Conquistadors, part 2

Louis Proyect lnp3 at SPAMpanix.com
Thu May 17 13:39:21 MDT 2001


I have to tip my hat to Michael Wood, director, writer and star of the PBS
documentary. (http://www.pbs.org/conquistadors/) Last night's concluding
episode dealt with Orellana and Cabeza de Vaca, two Spaniards who broke
with existing patterns and aligned themselves implicitly with Bartolomé de
las Casas, the monk who accompanied Columbus and then dedicated his life to
defending indigenous peoples (granted, with some hangups that must be
understood in historical context.)

Orellana was part of band led by Gonzalo Pizzaro, the notorious brother of
Francisco Pizzaro and exterminator of the Incas, that set out eastward from
Peru to discover El Dorado, a mythical city laden with gold. When their
food was running short, Orellana went downriver to bring back supplies. But
the river kept going and going until it merged into the Amazon. His trip,
which eventually led him to the Atlantic, was marked by reliance on and
admiration for indigenous peoples who it is estimated numbered in the
millions. Now, there are only 250,000 left, harrassed on all sides by oil
companies and ranchers.

Cabeza de Vaca (cow's head) was even more remarkable. After being
shipwrecked near Galveston Island in Texas in 1528, he hooked up with local
Indians who not only kept him and his small band alive but helped him
traverse a long, winding path into Mexico. In the course of his travels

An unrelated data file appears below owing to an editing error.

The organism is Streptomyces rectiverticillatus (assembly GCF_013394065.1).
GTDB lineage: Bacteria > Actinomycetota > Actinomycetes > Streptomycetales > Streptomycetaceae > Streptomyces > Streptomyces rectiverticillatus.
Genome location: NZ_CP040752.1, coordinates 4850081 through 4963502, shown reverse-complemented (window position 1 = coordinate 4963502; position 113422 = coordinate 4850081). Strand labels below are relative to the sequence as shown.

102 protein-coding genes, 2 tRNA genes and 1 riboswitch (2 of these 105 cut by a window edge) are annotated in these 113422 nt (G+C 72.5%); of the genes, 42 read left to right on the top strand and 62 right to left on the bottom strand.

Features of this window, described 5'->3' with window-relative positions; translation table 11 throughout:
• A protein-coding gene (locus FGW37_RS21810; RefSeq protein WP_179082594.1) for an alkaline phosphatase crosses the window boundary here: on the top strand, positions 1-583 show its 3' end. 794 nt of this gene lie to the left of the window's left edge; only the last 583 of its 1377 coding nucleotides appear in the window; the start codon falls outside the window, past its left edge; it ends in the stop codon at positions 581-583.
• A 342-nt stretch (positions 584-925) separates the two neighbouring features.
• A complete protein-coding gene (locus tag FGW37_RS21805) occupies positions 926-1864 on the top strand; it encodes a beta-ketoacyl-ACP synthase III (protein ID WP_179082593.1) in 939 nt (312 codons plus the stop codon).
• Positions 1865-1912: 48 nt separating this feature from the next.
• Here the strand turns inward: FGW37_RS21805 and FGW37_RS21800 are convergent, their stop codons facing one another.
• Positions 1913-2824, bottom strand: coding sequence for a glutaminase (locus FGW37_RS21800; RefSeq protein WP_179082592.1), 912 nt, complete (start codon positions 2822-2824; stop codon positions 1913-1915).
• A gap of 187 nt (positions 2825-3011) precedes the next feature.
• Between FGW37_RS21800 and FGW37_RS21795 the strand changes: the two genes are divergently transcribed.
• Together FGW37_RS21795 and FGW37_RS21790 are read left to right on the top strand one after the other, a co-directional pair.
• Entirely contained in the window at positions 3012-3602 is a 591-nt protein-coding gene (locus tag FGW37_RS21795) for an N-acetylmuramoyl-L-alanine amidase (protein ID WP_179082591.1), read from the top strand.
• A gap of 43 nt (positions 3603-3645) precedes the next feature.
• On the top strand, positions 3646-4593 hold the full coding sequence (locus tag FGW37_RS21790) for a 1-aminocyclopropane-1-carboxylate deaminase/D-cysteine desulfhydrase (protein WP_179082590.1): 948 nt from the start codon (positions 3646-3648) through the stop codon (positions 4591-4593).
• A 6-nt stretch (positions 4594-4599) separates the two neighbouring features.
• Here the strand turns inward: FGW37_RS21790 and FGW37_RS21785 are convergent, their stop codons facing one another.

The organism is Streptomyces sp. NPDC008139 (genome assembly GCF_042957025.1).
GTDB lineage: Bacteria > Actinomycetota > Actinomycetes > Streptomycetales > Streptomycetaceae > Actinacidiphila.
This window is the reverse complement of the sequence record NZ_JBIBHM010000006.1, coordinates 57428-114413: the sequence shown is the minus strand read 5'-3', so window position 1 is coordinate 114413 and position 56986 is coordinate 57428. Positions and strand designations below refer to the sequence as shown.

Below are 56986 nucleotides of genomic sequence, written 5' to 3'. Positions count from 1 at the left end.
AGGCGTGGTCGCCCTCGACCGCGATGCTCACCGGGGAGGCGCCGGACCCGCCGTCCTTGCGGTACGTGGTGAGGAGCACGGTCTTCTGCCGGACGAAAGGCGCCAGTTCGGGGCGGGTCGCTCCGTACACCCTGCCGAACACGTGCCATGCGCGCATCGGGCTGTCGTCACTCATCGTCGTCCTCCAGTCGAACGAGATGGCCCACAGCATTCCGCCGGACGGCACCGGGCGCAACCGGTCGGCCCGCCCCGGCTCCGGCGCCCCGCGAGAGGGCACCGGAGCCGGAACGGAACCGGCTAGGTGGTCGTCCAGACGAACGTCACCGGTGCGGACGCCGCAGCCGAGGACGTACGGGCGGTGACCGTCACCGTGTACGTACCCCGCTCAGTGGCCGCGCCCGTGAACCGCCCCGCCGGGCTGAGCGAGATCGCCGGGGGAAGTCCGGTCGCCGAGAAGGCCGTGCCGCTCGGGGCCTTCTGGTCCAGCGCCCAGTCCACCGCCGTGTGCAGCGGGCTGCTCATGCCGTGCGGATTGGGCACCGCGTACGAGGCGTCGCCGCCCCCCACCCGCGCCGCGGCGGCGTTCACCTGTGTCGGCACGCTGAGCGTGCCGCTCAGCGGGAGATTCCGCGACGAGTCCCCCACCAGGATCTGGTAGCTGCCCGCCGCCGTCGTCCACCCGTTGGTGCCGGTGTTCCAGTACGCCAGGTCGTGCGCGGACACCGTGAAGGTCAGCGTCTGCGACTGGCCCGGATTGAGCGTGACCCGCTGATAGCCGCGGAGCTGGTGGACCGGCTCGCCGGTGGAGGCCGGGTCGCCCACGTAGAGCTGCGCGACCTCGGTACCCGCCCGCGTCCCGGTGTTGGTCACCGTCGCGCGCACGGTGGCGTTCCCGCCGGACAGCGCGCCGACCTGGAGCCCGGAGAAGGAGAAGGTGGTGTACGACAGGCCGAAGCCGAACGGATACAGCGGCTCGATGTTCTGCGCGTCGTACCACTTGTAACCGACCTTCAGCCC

alongside them, he began to adopt Indian ways. Finally, when he met up with
a bunch of Spaniards in Mexico, they attacked his band and took the Indians
as captives to sell into slavery, despite his best efforts to defend them.

Apparently there is a whacked-out film based on his voyage:

Nicolas Echevarria's 1991 Mexican epic is based on the memoirs of Alvar
Nunez Cabeza de Vaca (Juan Diego), the Spanish explorer of the American
southwest. Shipwrecked along the gulf coast, he's enslaved by a Native
American shaman and his assistant, an armless dwarf (Jose Flores), who
teach him magic, and eventually he earns his freedom and travels west.
Hampered somewhat by hammy acting, this picaresque adventure plays for long
stretches without dialogue, and much of its interest rests with its
ethnographic treatment of Native American rituals--as well as with the
explorer's coming to value their culture more than his own.

--Jonathan Rosenbaum, Chicago Reader

I think I'll pass that up and go straight to Cabeza de Vaca's journal.

Louis Proyect
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